Now you have to remember at the time that the British TV viewer was used to watching the BBC where there were no commercial breaks. For non UK readers, there is something called a TV licence fee over here which costs you $250 a year to fund the making of BBC programmes. In return for paying this fee you get top quality programmes without any adverts. Or at least you used to. These days you get programmes like “When Vets Go Bad” or “Single Parent Lesbians Renovate Your Home”. Still, at least there are no ads, right?


Every single programme on the BBC carries adverts. Now they might not be obvious but they’re there. It’s called product placement and it’s something that I’ve touched on before in my disclosure policy post. The fact is that the BBC are not only charging viewers to watch the crap they churn out, they’re also making money on the sly through product placement.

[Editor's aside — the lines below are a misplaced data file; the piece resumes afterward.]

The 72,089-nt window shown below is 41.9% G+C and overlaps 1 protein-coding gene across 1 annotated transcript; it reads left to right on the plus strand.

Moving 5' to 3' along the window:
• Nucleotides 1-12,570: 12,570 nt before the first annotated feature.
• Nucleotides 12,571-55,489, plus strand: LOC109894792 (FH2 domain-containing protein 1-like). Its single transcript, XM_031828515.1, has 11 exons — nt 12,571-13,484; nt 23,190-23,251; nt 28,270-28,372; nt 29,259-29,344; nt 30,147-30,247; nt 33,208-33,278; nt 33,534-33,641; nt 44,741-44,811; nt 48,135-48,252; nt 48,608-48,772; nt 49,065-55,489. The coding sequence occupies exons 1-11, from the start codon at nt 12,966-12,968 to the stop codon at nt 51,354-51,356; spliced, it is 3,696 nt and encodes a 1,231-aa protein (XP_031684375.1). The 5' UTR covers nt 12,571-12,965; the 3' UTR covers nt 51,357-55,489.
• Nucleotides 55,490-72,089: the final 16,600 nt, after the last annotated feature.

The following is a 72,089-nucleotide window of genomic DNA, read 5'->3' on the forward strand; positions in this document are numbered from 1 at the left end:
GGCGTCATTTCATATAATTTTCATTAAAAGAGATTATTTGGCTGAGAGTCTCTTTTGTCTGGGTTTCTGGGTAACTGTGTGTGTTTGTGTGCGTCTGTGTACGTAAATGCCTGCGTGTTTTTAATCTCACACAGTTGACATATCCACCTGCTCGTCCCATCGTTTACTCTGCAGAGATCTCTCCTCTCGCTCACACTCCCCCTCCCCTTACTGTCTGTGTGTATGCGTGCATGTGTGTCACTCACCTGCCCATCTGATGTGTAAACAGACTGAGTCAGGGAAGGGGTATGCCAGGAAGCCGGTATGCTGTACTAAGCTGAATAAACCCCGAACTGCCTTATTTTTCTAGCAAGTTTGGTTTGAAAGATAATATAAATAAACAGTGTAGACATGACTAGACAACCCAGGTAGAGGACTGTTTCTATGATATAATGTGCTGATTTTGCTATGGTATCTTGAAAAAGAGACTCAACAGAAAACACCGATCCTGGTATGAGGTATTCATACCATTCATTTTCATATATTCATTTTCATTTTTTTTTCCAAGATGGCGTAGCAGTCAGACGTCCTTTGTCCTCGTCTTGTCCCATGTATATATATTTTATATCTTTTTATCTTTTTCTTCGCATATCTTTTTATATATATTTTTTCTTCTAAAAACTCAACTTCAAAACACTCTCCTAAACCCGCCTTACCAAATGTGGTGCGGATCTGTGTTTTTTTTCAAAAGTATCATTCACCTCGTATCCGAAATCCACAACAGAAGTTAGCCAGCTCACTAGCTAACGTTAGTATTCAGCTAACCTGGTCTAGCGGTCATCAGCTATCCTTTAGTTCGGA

Product placement on TV = paid links

It’s illegal for the BBC to carry adverts on their stations due to the licence fee agreement but the fact is that they continue to do so. Sure, they’re not obvious about it but it happens.

Let’s go back to my film I mentioned in the disclosure post. Would it have got made without the use of product placement to pay for the on set catering? Yes it would. Would the quality of the film have been as good without the much needed cash injection from the company in question? No it would not for the simple reason being that feeding 200+ people per day for a 10 day shoot costs money. If that money had not come in from the product placement then other parts of the production budget would have had to be cut.

Sooooo…back to the paid links debate and the whole point that Graywolf made in his presentation.